Criminal Courts and Specialization: The German Experience

Hans-Jorg Albrecht, Max Planck Institute

ABSTRACT
Differentiation of criminal courts along particular problem areas is not a new phenomenon. Seen from a historical perspective specialized criminal courts dealing with particular crime problems emerged long time ago in the forms of military courts and political crime courts. Some 40 years ago a new specialization era started when economic crime became a priority crime policy issue and criminal traffic offences developed into a mass phenomenon in industrialized countries. From the eighties on some systems introduced special courts for terrorist crime, drugs and domestic violence. Corresponding processes of differentiation can be observed on the side of police and prosecution services. In Germany, however, specialization was restricted to the establishment of economic crime courts some thirty years ago. Drug courts and domestic violence courts have never been political issues although stragies of 'problem solving' have been implemented with respect to drugs, drug addiction and domestic violence similar to those adopted in systems where drug courts and domestic violence courts have been established. The paper will discuss socio-legal issues related to judicial specialization as well as possible explanations for the apparent differences in responding to various social problems by way of establishing specialized judicial bodies.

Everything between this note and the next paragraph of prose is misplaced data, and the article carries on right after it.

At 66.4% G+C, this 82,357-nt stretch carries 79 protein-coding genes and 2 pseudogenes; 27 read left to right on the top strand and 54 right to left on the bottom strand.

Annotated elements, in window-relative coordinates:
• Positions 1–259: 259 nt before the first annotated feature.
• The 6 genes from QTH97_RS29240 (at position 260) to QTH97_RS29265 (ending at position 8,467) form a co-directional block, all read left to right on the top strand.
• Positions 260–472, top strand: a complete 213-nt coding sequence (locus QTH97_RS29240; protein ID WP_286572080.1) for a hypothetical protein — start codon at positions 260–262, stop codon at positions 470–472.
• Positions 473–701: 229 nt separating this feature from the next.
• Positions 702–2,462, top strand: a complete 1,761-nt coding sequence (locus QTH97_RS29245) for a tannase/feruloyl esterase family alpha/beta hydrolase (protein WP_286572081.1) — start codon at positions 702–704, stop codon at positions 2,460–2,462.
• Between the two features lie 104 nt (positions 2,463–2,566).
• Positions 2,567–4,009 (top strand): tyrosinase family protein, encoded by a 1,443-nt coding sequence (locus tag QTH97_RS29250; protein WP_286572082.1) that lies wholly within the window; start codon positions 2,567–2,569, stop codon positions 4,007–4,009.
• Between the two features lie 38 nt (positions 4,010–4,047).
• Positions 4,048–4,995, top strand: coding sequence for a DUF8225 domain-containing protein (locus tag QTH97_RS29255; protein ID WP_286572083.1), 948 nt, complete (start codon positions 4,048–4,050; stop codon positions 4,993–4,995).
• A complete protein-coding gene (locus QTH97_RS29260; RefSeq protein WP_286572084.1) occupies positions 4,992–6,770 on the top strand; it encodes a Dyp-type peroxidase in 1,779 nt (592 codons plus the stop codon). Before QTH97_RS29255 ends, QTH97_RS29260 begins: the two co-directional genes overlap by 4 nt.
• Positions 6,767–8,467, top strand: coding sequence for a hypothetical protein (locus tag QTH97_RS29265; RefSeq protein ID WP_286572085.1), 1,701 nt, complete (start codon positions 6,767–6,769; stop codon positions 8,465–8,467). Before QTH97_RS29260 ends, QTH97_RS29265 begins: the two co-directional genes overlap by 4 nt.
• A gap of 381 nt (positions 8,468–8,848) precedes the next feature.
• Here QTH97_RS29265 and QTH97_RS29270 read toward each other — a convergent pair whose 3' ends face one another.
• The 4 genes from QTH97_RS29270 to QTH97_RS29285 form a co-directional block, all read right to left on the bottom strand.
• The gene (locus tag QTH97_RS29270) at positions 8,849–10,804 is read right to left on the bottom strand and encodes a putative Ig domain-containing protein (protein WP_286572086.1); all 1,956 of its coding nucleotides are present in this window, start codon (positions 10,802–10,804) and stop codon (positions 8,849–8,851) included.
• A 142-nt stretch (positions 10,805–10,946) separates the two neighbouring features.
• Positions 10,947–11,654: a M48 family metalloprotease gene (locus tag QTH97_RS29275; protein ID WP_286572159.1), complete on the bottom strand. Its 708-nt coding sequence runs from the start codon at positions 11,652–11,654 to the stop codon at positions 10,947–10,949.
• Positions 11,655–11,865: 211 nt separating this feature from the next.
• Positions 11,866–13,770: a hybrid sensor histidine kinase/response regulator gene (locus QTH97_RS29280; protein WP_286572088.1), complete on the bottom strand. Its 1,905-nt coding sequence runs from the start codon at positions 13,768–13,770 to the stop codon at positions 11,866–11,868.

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Updated 05/20/2006